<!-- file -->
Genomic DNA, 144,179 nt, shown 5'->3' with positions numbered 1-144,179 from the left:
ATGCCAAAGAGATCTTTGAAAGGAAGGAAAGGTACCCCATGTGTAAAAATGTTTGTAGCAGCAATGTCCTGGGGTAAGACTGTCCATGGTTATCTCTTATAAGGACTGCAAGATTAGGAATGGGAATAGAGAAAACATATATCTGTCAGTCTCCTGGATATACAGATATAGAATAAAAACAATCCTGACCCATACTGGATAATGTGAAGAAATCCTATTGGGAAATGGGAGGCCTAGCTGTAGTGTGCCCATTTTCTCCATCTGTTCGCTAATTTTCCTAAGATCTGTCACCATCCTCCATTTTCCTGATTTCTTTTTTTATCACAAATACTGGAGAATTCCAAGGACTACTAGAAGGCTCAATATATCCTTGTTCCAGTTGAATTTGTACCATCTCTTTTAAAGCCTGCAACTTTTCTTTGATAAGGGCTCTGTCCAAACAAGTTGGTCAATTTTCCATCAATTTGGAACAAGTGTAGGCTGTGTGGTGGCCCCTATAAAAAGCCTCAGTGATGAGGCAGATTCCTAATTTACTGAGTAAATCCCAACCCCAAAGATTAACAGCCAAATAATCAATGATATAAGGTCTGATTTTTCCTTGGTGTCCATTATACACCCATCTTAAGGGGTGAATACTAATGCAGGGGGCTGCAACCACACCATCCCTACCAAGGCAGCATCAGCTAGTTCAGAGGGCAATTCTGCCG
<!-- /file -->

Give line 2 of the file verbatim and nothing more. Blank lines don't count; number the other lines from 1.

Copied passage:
ATGCCAAAGAGATCTTTGAAAGGAAGGAAAGGTACCCCATGTGTAAAAATGTTTGTAGCAGCAATGTCCTGGGGTAAGACTGTCCATGGTTATCTCTTATAAGGACTGCAAGATTAGGAATGGGAATAGAGAAAACATATATCTGTCAGTCTCCTGGATATACAGATATAGAATAAAAACAATCCTGACCCATACTGGATAATGTGAAGAAATCCTATTGGGAAATGGGAGGCCTAGCTGTAGTGTGCCCATTTTCTCCATCTGTTCGCTAATTTTCCTAAGATCTGTCACCATCCTCCATTTTCCTGATTTCTTTTTTTATCACAAATACTGGAGAATTCCAAGGACTACTAGAAGGCTCAATATATCCTTGTTCCAGTTGAATTTGTACCATCTCTTTTAAAGCCTGCAACTTTTCTTTGATAAGGGCTCTGTCCAAACAAGTTGGTCAATTTTCCATCAATTTGGAACAAGTGTAGGCTGTGTGGTGGCCCCTATAAAAAGCCTCAGTGATGAGGCAGATTCCTAATTTACTGAGTAAATCCCAACCCCAAAGATTAACAGCCAAATAATCAATGATATAAGGTCTGATTTTTCCTTGGTGTCCATTATACACCCATCTTAAGGGGTGAATACTAATGCAGGGGGCTGCAACCACACCATCCCTACCAAGGCAGCATCAGCTAGTTCAGAGGGCAATTCTGCCG